5 Myths About PCOS

Dr. Richa Agarwal    17-03-2020 Consult

Polycystic ovary syndrome (PCOS) is a common hormonal condition that affects 10 percent of reproductive-age women. Women with PCOS have higher levels of male hormones called androgens, as well as elevated levels of insulin, a hormone that helps regulate blood sugar.

Here are 5 common myths about PCOS and the facts to clear them up:

1. Myth: You Have to Have Polycystic Ovaries to Have PCOS

You'd think that you could go by the name for some clues about the disease, but that's not the case. Frustratingly for some, the name "polycystic ovary syndrome" is a misnomer. Many women who have PCOS don't have cysts on their ovaries, and having cysts doesn't mean you have PCOS.

To be diagnosed, a woman needs to fulfill only two of the three conditions: androgen excess (signs include hirsutism, acne, hair loss), irregular menstruation, or multiple follicles/cystic ovaries. 

2. Myth: Every Woman Grows Hair Where She Doesn't Want It

One common symptom of PCOS: hirsutism, which is abnormal hair growth in women. Because of excess androgens, women with PCOS can sprout unwanted hair on their upper lip, chin, or chest. But not every woman will have this symptom.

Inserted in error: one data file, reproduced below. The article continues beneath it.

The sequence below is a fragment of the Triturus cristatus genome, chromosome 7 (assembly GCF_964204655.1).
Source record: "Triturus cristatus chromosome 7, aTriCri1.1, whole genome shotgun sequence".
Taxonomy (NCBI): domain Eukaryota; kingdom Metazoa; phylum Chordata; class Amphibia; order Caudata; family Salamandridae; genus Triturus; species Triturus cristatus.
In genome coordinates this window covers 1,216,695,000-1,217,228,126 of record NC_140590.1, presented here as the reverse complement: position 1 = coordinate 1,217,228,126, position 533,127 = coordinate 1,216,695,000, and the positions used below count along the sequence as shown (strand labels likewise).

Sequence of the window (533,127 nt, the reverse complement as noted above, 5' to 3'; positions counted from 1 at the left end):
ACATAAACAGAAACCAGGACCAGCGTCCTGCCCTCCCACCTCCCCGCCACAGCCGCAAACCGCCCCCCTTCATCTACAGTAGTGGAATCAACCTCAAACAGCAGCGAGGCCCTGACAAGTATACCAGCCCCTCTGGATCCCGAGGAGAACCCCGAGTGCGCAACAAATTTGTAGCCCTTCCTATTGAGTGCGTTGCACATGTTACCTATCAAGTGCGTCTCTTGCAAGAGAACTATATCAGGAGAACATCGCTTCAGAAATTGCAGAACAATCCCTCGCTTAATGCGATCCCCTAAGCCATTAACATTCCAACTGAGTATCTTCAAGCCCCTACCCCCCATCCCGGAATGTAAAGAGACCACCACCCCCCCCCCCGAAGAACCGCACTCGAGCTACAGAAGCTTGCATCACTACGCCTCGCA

3. Myth: You Can't Get Pregnant if You Have PCOS

PCOS is a common cause of infertility. The hormonal problem affects the ovary's ability to release an egg to be potentially fertilized for pregnancy. But - and take a deep breath - you can still get pregnant, both naturally or after fertility treatments such as follicle-stimulating drugs.

If you have PCOS and want to start a family, the message here is not to get discouraged if someone tells you it's not possible. Working with a fertility specialist can help you get on the right track.

4. Myth: If Your Menstrual Cycle Is Irregular, You Have PCOS

There are so many causes of an irregular cycle, and PCOS is only one of them. A normal cycle is anywhere from 21 to 35 days. Outside of that, breastfeeding, extreme dieting or over exercising, pelvic inflammatory disease, uterine fibroids, and thyroid disorders are potential causes for a cycle that's out of whack. Stress too can factor in. The lesson: If your cycle is less than 22 days or greater than 34 days long, talk to your ob-gyn.

5. Myth: Every Woman With PCOS Should Go on the Birth Control Pill

Hormonal birth control is a common way doctors treat the menstrual irregularities of PCOS. But the treatment for PCOS will largely depend on your end goal. If you want to get pregnant, you certainly won't go on a birth control pill.

While there may be no magic pill that will make PCOS go away, there is so much under your control. It's up to you to take the healing into your hands.


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